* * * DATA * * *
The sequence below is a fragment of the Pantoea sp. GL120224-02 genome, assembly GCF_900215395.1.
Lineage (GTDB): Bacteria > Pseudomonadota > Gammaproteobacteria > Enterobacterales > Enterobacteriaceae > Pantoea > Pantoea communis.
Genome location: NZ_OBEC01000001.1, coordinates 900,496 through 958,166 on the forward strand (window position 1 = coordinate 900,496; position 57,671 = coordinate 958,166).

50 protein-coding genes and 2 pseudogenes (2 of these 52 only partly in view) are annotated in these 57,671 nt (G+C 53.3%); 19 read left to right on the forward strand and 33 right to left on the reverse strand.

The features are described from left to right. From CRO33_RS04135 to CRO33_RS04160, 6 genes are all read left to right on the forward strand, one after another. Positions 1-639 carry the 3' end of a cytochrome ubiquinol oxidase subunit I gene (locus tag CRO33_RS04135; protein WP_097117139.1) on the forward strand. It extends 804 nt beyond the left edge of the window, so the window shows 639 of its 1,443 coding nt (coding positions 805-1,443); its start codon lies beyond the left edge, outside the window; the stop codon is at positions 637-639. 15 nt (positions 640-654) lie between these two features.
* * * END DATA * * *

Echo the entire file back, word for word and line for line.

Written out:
The sequence below is a fragment of the Pantoea sp. GL120224-02 genome, assembly GCF_900215395.1.
Lineage (GTDB): Bacteria > Pseudomonadota > Gammaproteobacteria > Enterobacterales > Enterobacteriaceae > Pantoea > Pantoea communis.
Genome location: NZ_OBEC01000001.1, coordinates 900,496 through 958,166 on the forward strand (window position 1 = coordinate 900,496; position 57,671 = coordinate 958,166).

50 protein-coding genes and 2 pseudogenes (2 of these 52 only partly in view) are annotated in these 57,671 nt (G+C 53.3%); 19 read left to right on the forward strand and 33 right to left on the reverse strand.

The features are described from left to right. From CRO33_RS04135 to CRO33_RS04160, 6 genes are all read left to right on the forward strand, one after another. Positions 1-639 carry the 3' end of a cytochrome ubiquinol oxidase subunit I gene (locus tag CRO33_RS04135; protein WP_097117139.1) on the forward strand. It extends 804 nt beyond the left edge of the window, so the window shows 639 of its 1,443 coding nt (coding positions 805-1,443); its start codon lies beyond the left edge, outside the window; the stop codon is at positions 637-639. 15 nt (positions 640-654) lie between these two features.